N Srinivasan continues to remain defiant.
On Wednesday, he again played with a straight bat, refusing to confirm whether he is back in office as president of the Board of Control for Cricket in India.
Asked if he is back at the helm, he told newspersons to stop "hounding him".
"I can't reply; don't hound me like this," he declared.
There was intense media speculation that Srinivasan, who stepped aside as BCCI chief pending an inquiry into the IPL spot-fixing scandal, had resumed duties on Tuesday evening though there was no confirmation.
Some BCCI officials, though, said they were not aware of any such development.
The Tamil Nadu strongman has argued that he can return to office now that the two-member internal inquiry commission to probe allegations of spot-fixing and betting in the IPL had completed its report and found no evidence against Chennai Super Kings and his son-in-law, Gurunath Meiyappan.
Hearing a Public Interest Litigation, filed by the Cricket Association of Bihar, a division bench of justices S J Vazifdar and M S Sonak on Tuesday declared the two-member BCCI probe panel "unconstitutional and illegal".
Unfazed by the court order, Srinivasan insisted he will attend the Board’s Working Committee in Delhi on August 2.
Following the Bombay high court’s order confusion prevails within the Board. Interim chief Jagmohan Dalmiya says he has no clue who who will chair the August 2 meeting.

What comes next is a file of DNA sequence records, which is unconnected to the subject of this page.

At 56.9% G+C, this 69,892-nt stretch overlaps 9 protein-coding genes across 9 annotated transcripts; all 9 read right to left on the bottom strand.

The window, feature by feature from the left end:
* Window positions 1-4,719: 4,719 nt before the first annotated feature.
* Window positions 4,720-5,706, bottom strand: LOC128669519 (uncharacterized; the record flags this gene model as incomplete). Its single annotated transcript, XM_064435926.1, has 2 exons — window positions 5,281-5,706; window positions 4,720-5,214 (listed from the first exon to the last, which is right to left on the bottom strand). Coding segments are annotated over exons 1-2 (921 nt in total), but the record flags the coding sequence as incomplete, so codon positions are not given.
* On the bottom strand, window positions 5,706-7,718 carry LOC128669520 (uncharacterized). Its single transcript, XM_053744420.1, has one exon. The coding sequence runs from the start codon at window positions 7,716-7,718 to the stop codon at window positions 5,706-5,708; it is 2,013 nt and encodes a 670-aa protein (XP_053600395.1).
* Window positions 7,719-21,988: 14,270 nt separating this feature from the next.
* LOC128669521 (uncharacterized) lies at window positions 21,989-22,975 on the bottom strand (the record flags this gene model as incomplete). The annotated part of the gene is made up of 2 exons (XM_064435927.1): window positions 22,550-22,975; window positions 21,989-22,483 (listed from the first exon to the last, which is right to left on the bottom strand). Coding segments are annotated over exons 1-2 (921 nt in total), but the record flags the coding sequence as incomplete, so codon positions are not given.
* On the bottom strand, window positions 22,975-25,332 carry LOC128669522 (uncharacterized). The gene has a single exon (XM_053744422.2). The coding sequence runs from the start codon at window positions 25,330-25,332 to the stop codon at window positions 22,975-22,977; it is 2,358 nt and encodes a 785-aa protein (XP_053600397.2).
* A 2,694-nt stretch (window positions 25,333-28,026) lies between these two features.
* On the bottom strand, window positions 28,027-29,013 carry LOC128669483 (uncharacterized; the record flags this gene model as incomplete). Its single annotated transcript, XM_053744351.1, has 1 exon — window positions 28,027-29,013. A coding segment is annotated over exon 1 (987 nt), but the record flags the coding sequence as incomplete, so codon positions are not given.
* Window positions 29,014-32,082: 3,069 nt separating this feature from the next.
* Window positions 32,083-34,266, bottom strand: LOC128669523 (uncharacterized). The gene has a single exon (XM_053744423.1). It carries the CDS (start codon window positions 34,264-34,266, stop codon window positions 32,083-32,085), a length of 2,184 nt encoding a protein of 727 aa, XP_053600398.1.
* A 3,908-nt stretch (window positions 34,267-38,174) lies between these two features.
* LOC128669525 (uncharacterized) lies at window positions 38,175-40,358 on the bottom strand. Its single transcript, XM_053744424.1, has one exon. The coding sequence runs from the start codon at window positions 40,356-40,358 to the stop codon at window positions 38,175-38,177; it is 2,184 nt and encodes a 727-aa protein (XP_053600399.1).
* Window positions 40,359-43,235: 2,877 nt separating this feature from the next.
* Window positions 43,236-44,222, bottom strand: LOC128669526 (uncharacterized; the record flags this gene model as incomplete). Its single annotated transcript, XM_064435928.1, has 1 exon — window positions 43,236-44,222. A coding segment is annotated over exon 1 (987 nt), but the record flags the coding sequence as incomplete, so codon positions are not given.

'Who will chair August 2 meeting? I myself do not know where is the chair... Let me first understand where do I stand... I do not have any information officially. This however does not mean there is some difference with the BCCI,' Dalmiya said on Tuesday evening.
There are indications that some BCCI officials are not too happy about Srinivasan's attending the meeting.
"In view of the court’s verdict, it would be better if he (Srinivasan) shelves his plans of returning as BCCI oresident for the time being. He should wait till the matter is discussed and there is some more clarity," a BCCI official said.
The working committee will decide whether to immediately appeal against the verdict in the Supreme Court or wait till the police authorities complete their probe in the matter.
The IPL spot-fixing scandal broke when India pacer Shantakumaran Sreesanth, his Rajasthan Royals team mates Ajit Chandila and Ankeet Chavan and 11 bookies were arrested for alleged spot-fixing in the sixth edition of the IPL.
The contracts of the tainted players were terminated by their franchise, which also lodged a criminal complaint against them.
It snowballed into a crisis for the BCCI when Srinivasan's son-in-law and Chennai Super Kings team principal Meiyappan was arrested on charges of betting on May 26.
A internal probe panel, originally comprising former judges Chouta, Balasubramanian and then BCCI secretary Sanjay Jagdale, was constituted on May 28 to investigate the allegations against Meiyappan, who maintained innocence after being granted bail.
Srinivasan, who owns the CSK franchise, remained defiant through the turmoil and refused to resign but had to step aside as president after a stormy emergent Board meeting on June 2 where Dalmiya took charge of an interim arrangement to run the BCCI’s affairs pending the inquiry.
The upheaval led to the resignations of Board secretary Sanjay Jagdale and treasurer Ajay Shirke, who asked for Srinivasan's resignation on moral grounds.
Image: N Srinivasan